Published: 15/07/2017 09:30 - Updated: 15/07/2017 09:50

Invergordon's wartime role in the frame as fascinating new booklet launched

 

A number of Nissen huts were built for a variety of purposes and some survive until today. Picture courtesy of Invergordon Museum.
A number of Nissen huts were built for a variety of purposes and some survive until today. Picture courtesy of Invergordon Museum.

A FASCINATING labour of love booklet throwing the spotlight on the transformational impact of both world wars on the Easter Ross port town of Invergordon will be launched this weekend.

 

Wartime Invergordon: A Town Transformed will be unveiled at Invergordon Museum on Saturday at an open day running from 2-5pm.

Last year the museum published a leaflet on the remains of WWI in Invergordon, written and researched by a large number of interested people who took part in investigative research into how the town was changed by the conflict.

It proved so successful that the group agreed to continue their investigations by researching the effects of WWII as well – acquiring so much information in the process that it was agreed to publish a booklet this time.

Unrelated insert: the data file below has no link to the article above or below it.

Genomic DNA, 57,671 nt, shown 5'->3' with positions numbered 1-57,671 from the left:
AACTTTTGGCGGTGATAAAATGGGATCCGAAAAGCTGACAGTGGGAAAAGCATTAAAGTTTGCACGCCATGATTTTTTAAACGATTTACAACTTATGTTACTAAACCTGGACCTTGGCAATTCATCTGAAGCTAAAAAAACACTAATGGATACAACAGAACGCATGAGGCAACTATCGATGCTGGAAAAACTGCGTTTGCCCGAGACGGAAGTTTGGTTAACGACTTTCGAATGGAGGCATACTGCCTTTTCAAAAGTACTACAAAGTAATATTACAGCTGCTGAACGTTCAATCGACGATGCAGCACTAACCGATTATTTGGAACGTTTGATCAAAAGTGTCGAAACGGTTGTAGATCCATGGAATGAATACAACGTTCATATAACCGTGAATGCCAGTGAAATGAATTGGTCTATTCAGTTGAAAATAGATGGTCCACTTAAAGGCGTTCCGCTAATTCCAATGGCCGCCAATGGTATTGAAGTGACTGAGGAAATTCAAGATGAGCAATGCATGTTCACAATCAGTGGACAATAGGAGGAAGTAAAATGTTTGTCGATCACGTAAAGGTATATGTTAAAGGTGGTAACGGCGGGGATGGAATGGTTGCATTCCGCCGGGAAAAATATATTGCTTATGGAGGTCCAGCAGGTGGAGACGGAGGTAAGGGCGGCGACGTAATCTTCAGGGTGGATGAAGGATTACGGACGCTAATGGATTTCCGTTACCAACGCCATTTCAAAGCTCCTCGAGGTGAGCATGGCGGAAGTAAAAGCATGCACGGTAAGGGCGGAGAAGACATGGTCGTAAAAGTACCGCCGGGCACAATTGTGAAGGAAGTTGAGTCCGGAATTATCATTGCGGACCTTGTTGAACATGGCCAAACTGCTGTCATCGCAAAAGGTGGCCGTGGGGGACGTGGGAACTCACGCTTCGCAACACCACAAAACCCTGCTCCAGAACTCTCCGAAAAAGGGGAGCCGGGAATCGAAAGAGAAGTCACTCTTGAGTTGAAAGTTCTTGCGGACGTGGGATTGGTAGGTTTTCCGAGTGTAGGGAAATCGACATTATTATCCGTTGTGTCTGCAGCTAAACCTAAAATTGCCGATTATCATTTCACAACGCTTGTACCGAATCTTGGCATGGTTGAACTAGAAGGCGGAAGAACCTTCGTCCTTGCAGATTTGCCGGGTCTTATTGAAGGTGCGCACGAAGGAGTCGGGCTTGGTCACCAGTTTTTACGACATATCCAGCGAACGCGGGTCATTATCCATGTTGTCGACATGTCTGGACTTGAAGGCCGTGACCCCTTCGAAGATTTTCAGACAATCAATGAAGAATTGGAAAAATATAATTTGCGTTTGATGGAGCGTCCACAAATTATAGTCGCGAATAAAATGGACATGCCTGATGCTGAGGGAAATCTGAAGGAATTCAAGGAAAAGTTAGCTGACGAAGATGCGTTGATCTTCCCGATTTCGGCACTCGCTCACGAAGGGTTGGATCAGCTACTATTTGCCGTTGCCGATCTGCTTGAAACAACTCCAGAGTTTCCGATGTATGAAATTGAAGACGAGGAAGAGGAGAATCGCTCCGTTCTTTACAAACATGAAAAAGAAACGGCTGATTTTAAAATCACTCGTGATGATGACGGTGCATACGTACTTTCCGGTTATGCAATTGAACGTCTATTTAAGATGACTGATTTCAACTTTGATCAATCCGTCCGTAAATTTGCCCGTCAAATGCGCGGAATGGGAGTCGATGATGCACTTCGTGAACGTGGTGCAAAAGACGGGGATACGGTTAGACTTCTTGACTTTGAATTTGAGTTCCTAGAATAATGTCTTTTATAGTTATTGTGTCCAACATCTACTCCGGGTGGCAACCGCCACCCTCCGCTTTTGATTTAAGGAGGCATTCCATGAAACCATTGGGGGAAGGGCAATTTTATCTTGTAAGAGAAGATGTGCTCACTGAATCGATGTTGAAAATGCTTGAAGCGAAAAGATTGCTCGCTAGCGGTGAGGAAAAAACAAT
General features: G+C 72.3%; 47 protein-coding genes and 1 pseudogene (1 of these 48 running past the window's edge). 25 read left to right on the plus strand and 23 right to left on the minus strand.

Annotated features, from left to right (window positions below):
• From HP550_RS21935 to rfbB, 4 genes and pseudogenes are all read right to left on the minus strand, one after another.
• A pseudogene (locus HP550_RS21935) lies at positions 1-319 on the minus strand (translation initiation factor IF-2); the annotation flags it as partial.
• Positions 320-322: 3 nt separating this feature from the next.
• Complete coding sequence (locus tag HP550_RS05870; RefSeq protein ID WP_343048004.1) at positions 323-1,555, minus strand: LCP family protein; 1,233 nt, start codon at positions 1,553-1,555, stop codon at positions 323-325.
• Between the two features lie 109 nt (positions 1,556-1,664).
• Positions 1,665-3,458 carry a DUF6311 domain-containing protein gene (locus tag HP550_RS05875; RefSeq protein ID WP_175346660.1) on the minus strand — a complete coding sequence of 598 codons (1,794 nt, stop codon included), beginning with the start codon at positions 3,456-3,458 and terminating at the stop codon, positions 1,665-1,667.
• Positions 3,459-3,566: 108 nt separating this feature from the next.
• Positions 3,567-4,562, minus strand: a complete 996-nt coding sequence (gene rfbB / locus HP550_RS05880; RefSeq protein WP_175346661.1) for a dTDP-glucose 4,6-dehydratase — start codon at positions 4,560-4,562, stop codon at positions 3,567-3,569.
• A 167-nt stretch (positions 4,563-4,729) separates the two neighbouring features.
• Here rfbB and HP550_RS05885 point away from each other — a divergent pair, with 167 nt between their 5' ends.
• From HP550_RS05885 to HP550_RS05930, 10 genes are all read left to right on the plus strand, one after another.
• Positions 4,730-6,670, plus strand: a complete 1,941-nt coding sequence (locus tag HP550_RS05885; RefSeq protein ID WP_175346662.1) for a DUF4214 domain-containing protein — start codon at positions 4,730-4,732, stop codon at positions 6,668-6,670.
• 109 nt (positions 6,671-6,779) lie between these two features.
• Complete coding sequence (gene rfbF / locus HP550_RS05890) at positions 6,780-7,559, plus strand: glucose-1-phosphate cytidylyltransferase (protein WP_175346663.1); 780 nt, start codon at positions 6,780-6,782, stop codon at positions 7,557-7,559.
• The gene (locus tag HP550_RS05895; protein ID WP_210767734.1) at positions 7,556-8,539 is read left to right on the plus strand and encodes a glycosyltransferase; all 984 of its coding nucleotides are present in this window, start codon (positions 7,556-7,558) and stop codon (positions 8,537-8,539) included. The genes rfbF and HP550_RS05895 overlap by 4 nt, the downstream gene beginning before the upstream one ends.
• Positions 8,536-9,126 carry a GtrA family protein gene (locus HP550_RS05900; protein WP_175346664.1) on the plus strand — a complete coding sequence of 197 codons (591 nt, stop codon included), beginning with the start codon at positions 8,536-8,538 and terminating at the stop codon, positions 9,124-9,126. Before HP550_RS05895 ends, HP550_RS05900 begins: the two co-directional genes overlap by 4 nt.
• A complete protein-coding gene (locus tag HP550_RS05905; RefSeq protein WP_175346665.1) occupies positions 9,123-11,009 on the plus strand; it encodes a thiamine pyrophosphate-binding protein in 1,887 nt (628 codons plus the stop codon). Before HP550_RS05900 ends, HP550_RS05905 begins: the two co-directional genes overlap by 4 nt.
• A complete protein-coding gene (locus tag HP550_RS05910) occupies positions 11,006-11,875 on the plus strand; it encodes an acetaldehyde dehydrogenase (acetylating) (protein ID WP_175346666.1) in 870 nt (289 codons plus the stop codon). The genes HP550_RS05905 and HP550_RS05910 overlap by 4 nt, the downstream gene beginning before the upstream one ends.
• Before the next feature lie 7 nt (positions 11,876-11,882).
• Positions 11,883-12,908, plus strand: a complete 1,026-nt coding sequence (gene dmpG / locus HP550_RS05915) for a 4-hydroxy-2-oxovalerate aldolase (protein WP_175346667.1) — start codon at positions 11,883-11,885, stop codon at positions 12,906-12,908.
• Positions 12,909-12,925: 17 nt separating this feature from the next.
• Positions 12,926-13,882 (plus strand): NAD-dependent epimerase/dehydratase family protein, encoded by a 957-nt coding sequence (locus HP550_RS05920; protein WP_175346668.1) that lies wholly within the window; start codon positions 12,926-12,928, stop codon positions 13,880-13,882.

It’s packed with photographs and maps of the town during both major conflicts along with a large amount of information showing how various buildings were used as well as the personnel, nationalities and services involved in the community at those times.

It reveals how Invergordon played a crucial role in both world wars with the small town transformed by an influx of military personnel.

Sessions hosted by Invergordon Museum and led by Susan Kruse of Archaeology for Communities in the Highlands (Arch) were supported with funding from The Heritage Lottery Fund, Invergordon Community Council and a private donor. Some 50 people attended sessions exploring memories, aerial photographs and archive information.

The booklet is dedicated to the late John Campbell-Smith, a regular volunteer at Invergordon Museum who helped design the project and collect memories and played a leading role in the production of the first leaflet.

It’s also dedicated to Donald Clark, another long-standing volunteer who has given 14 years to the caretaking of the museum. “His smiling face, affable personality and willing hands are greatly appreciated and have ensured the continuation of the museum”, the dedication states.

Thanks to the enthusiasm with which it was met and the number of people who came forward, the project has also spawned a heritage group in Invergordon Museum.

Members of the public are invited to the new wartime exhibition which coincides with the launch of the booklet on Saturday afternoon at the museum.   

More pictures inside this week's paper.

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